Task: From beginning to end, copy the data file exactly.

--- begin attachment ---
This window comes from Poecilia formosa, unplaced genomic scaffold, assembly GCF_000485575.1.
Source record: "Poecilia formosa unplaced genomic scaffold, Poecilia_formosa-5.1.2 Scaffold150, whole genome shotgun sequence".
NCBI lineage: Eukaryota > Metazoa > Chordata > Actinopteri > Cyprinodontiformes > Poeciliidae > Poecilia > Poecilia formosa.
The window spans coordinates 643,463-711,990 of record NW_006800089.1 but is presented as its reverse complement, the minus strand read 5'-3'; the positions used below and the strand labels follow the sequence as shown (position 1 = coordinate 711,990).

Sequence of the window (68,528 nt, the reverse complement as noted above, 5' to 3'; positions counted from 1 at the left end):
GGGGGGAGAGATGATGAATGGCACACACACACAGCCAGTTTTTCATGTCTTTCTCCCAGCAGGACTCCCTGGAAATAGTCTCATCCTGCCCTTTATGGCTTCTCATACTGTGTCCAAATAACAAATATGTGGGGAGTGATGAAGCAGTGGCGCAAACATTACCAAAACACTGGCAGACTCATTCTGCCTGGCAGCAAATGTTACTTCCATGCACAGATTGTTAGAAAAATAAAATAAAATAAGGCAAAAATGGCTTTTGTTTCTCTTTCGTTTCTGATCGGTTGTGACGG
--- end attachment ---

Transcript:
This window comes from Poecilia formosa, unplaced genomic scaffold, assembly GCF_000485575.1.
Source record: "Poecilia formosa unplaced genomic scaffold, Poecilia_formosa-5.1.2 Scaffold150, whole genome shotgun sequence".
NCBI lineage: Eukaryota > Metazoa > Chordata > Actinopteri > Cyprinodontiformes > Poeciliidae > Poecilia > Poecilia formosa.
The window spans coordinates 643,463-711,990 of record NW_006800089.1 but is presented as its reverse complement, the minus strand read 5'-3'; the positions used below and the strand labels follow the sequence as shown (position 1 = coordinate 711,990).

Sequence of the window (68,528 nt, the reverse complement as noted above, 5' to 3'; positions counted from 1 at the left end):
GGGGGGAGAGATGATGAATGGCACACACACACAGCCAGTTTTTCATGTCTTTCTCCCAGCAGGACTCCCTGGAAATAGTCTCATCCTGCCCTTTATGGCTTCTCATACTGTGTCCAAATAACAAATATGTGGGGAGTGATGAAGCAGTGGCGCAAACATTACCAAAACACTGGCAGACTCATTCTGCCTGGCAGCAAATGTTACTTCCATGCACAGATTGTTAGAAAAATAAAATAAAATAAGGCAAAAATGGCTTTTGTTTCTCTTTCGTTTCTGATCGGTTGTGACGG